Locals on the Kāpiti Coast are fuming after revelations about BP's petrol pricing tactics.
BP has been called to a meeting with the Energy Minister Megan Woods this week to explain a leaked internal email that revealed the tactics the company was using to manage fuel pricing and profits.
The email showed the company was losing sales in Ōtaki, where prices were 20 cents a litre higher than nearby towns, but rather than make Ōtaki fuel cheaper it planned to hike prices in the other towns hoping other companies would follow its lead.
For Kāpiti locals the differences are stark: at Paraparaumu's BP station petrol is just over $2.10 a litre but less than 50km further north in Levin, Manawatū, the price is $1.99.
BP's bosses will have to front up at Parliament on Thursday and explain their pricing tactics.
Ms Woods said while what BP was doing was not illegal, she wanted BP to explain how widespread its price hiking practice was.
BP appeared to to be charging the highest price, not the best price for New Zealanders, she said.
"On the face of it, it seems to me like it could be a pretty cynical move. We already know from the MBIE [Ministry of Business, Innovation and Employment report] that we are seeing a massive transfer of hundreds of millions of dollars from consumer's pockets to the coffers of the petrol companies.
"I want to make sure consumers are getting a fair deal."
Ms Woods said legislation was before Parliament that would give the Commerce Commission more power to monitor petrol companies.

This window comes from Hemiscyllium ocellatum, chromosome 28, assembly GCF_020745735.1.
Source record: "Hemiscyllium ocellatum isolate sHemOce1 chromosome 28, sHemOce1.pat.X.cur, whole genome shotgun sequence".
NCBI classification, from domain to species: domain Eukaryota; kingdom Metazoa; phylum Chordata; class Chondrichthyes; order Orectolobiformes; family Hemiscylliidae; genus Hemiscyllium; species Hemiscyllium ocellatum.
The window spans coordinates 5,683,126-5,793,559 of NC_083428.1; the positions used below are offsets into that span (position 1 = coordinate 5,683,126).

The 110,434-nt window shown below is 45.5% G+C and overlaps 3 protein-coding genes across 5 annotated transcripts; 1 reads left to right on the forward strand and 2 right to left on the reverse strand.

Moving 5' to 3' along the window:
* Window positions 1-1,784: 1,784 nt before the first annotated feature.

One local, Lorraine, said that's where she went to save money.
"Well I'm absolutely shocked because they're holding us to ransom. When you go up to Levin, when you're going north, you're getting good value for your money," she said.
"So I quite often take a 22 litre petrol can with me and bring it back here and put it into one of the family members' cars saving ourselves up to $5 or $6 a container."
She said BP's efforts to drive up prices were wrong.
Another local, Sheryl, wanted it stopped.
"Well it doesn't surprise me that this is happening because I don't think we can trust fuel companies to act with integrity so I think it's time for the government to speed up this review or inquiry that they're doing and get some regulation into the market.
Paraparaumu-Raumati Community Board deputy chair Guy Burns said BP had been caught red-handed.
"That's the way big business works, it's no surprise at all to most locals around here.
But it is something that it's worth it to look at because there's huge prices in Wellington, Kāpiti, but you go up to Levin - where it must be much more expensive to get the fuel up there - it's actually cheaper.
"It doesn't make sense."
He did not expect anything would change, however.
"Everyone wants cheaper prices ... no, it won't happen, no. The big companies they've got plenty of clout and they'll continue to work behind the scenes and they'll just make sure they're continuing to make their $200m a year profit and life will go on.
Legislation is before Parliament giving the Commerce Commission the authority to compel petrol companies to hand over commercial information.
Prime Minister Jacinda Ardern said the BP revelations added urgency to get those changes into law.
BP says it is simply responding to local competition, where discounting has become unsustainable.